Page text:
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[Actor Sushant Singh Death] Transfer of investigation cannot be ordered under Sec 406 Cr.P.C, Jurisdiction of Bihar police to register FIR & transfer of case to CBI appears to be in order: Supreme Court

The SC on August 19, 2020 {Rhea Chakraborty vs State of Bihar & Ors.} held that transfer of investigation to the CBI cannot be a routine occurrence but should be in exceptional circumstances. It was held that one factor which however is considered relevant for induction of the Central Agency is to retain “public confidence in the impartial working of the State agencies”.

It was held by the Single Judge of SC, Justice Hrishikesh Roy, that  the consistent view of the Court is that it is not for the accused to choose the investigating agency. In the instant case, it was held that political interference against both states is alleged which has the potential of discrediting the investigation. It was held that the legal process must therefore be focused upon revelation of the correct facts through credible and legally acceptable investigation. It was held that it must be determined whether the unnatural death was the result of some criminal acts. It was held that in order to lend credibility to the investigation and its conclusion, it would be desirable to specify the authority, which should conduct the investigation in this matter. 

In the present case, the Transfer Petition was filed under section 406 of the Code of Criminal Procedure, 1973 (for short “CrPC”) read with Order XXXIX of the Supreme Court Rules, 2013 with prayer for transfer of the FIR No. 241 of 2020 (dated 25.7.2020) under Sections 341, 342, 380, 406, 420, 306, 506 and 120B of the Indian Penal Code, 1860 (for short “IPC”) registered at the Rajeev Nagar Police Station, Patna and all consequential proceedings, from the jurisdiction of the Additional Chief Judicial Magistrate III, Patna Sadar,  to the Additional Chief Metropolitan Magistrate, Bandra Mumbai. The matter was related to the unnatural death of the actor Sushant Singh Rajput on 14.6.2020, at his Bandra residence at Mumbai.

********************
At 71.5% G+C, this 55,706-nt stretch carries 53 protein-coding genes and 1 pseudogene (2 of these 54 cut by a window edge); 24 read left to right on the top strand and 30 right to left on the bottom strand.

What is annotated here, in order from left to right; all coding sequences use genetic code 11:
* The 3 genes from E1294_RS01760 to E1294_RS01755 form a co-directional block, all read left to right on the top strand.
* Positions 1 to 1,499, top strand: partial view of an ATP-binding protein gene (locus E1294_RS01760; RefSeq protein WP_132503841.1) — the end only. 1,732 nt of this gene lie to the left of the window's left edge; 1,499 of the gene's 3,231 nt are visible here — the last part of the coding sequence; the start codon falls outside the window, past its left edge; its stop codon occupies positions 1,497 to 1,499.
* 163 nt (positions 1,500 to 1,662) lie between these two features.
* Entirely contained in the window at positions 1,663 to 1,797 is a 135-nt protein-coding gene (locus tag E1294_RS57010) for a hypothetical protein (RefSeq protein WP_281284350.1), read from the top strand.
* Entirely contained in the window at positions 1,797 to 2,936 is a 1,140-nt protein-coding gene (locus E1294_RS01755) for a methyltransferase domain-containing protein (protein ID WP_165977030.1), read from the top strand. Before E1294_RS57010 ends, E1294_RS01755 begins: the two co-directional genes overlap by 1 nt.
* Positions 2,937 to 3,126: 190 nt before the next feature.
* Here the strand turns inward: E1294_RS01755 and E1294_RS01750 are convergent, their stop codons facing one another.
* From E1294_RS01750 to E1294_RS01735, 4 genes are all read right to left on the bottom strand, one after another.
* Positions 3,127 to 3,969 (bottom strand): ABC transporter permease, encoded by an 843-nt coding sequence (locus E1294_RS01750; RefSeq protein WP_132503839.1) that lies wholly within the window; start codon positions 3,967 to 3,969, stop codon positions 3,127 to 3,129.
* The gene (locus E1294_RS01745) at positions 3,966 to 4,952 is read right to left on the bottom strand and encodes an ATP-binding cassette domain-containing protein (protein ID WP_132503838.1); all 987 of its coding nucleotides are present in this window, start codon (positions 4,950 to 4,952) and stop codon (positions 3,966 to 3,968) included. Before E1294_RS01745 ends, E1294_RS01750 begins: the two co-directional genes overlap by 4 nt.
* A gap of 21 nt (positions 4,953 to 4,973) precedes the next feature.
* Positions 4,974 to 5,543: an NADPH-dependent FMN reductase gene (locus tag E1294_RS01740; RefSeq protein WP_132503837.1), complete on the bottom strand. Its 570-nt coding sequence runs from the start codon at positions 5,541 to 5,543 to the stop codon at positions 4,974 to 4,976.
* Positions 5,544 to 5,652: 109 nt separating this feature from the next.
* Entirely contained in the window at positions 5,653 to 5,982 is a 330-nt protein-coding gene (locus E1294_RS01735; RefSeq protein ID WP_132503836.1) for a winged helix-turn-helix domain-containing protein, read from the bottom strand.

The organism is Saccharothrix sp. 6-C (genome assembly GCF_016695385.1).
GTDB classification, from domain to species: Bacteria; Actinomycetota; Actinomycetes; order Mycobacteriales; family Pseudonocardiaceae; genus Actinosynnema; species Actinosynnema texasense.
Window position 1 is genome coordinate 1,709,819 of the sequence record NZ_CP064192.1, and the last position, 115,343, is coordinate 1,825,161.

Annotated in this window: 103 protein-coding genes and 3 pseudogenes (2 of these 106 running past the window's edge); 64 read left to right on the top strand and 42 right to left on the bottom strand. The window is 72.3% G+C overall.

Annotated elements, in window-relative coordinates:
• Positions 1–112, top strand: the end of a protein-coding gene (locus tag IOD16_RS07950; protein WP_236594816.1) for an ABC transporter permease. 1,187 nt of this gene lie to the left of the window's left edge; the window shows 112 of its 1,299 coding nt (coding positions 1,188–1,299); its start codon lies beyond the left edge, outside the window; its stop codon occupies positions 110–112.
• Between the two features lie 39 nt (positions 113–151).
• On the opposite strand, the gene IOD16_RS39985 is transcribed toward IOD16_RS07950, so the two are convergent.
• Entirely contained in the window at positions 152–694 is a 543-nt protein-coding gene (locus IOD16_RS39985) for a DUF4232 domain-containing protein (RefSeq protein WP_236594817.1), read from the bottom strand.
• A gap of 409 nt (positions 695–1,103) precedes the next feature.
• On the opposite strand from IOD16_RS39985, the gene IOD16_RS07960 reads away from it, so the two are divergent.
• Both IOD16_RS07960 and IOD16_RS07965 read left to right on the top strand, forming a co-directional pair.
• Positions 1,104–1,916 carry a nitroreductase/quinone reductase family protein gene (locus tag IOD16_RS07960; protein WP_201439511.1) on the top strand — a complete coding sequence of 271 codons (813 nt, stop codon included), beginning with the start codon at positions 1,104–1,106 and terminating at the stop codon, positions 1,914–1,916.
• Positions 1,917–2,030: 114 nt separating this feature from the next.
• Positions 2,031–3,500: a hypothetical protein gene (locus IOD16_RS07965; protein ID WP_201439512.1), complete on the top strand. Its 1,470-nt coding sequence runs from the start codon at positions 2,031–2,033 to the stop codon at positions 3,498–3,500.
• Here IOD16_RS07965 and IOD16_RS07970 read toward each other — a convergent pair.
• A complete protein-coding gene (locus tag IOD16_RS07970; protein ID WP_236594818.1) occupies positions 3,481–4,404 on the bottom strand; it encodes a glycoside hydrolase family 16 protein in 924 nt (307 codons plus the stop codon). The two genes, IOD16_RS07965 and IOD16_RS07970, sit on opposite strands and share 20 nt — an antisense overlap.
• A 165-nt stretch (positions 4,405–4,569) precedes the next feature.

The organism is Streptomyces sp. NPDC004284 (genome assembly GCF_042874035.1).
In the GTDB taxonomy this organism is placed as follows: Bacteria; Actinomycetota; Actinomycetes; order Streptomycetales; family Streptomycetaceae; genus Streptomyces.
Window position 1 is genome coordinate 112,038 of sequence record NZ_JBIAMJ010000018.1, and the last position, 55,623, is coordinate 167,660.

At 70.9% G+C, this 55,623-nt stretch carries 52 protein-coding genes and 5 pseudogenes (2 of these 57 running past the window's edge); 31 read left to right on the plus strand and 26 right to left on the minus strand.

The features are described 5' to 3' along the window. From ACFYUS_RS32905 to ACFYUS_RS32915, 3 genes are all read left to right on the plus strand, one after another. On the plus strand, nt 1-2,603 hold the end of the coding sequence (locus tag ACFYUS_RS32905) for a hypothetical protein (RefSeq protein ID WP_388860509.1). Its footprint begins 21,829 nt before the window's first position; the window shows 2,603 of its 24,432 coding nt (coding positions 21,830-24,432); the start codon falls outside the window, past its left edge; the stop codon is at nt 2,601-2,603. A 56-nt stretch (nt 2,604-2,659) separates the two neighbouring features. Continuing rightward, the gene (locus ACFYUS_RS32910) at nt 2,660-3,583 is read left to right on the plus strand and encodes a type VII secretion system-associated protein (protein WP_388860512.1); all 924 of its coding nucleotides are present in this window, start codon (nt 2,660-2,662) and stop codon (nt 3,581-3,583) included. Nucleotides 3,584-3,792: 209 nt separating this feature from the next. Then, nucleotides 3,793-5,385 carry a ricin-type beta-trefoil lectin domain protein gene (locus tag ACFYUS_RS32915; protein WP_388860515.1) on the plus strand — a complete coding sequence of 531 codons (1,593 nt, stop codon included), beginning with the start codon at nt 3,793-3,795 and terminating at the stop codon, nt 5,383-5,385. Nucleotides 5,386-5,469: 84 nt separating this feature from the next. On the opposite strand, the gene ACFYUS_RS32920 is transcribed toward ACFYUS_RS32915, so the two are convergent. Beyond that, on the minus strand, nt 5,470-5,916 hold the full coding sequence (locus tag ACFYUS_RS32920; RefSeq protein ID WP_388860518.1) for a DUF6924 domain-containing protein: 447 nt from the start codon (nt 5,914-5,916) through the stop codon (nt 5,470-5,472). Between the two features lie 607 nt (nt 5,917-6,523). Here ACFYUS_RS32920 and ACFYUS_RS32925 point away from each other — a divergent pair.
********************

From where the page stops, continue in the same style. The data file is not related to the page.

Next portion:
The SC held that under the federal design envisaged by the Constitution, Police is a state subject under List II of Seventh Schedule of the Constitution. Therefore, it was held that investigation of a crime should normally be undertaken by the concerned state’s police, where the case is  registered.

It was held that the earlier precedents suggest that transfer plea under Section 406 CrPC were granted in cases where the Court believed that the trial may be prejudiced and fair and impartial proceedings cannot be carried on, if the trial continues.

The SC held that having considered the contour of the power under section 406 CrPC, it must be concluded that only cases and appeals (not investigation) can be transferred.

It was further held that the proceeding under Section 174 CrPC is limited to the inquiry carried out by the police to find out the apparent cause of unnatural death. It was held that these are not in the nature of investigation, undertaken after filing of FIR under Section 154 CrPC. In the instant case, it was held that in Mumbai, no FIR has been registered as yet. It was held that the Mumbai Police has neither considered the matter under Section 175 (2) CrPC, suspecting commission of a cognizable offence nor proceeded for registration of FIR under Section 154 or referred the matter under Section 157 CrPC, to the nearest magistrate having jurisdiction.

It was held that precedents suggest that at the stage of investigation, it cannot be said that the concerned police station does not have territorial jurisdiction to investigate the case.

Having regard to the law enunciated earlier by the Court, it was held by the SC that it must be held that the Patna police committed no illegality in registering the Complaint. It was held that looking at the nature of the allegations in the Complaint which also relate to misappropriation and breach of trust, the exercise of jurisdiction by the Bihar Police appears to be in order.

It was further held that the ongoing investigation by the CBI is held to be lawful. It was directed by the SC that in the event a new case is registered at Mumbai on the same issue, in the fitness of things, it would be appropriate if the latter case too gets investigated by the same agency, on the strength of the Court’s order. It was held that such enabling order will make it possible for the CBI to investigate the new case, avoiding the rigors of Section 6 of the DSPE Act, requiring consent from the State of Maharashtra.

In such backdrop, it was held by the SC that to ensure public confidence in the investigation and to do complete justice in the matter, the Court considers it appropriate to invoke the powers conferred by Article 142 of the Constitution. It was held that as a Court exercising lawful jurisdiction for the assigned roster, no impediment is seen for exercise of plenary power in the present matter.

Therefore it was concluded by the SC that while according approval for the ongoing CBI investigation, if any other case is registered on the death of the actor Sushant Singh Rajput and the  surrounding circumstances of his unnatural death, the CBI is directed to investigate the new case as well. The petition was accordingly disposed of by the SC.

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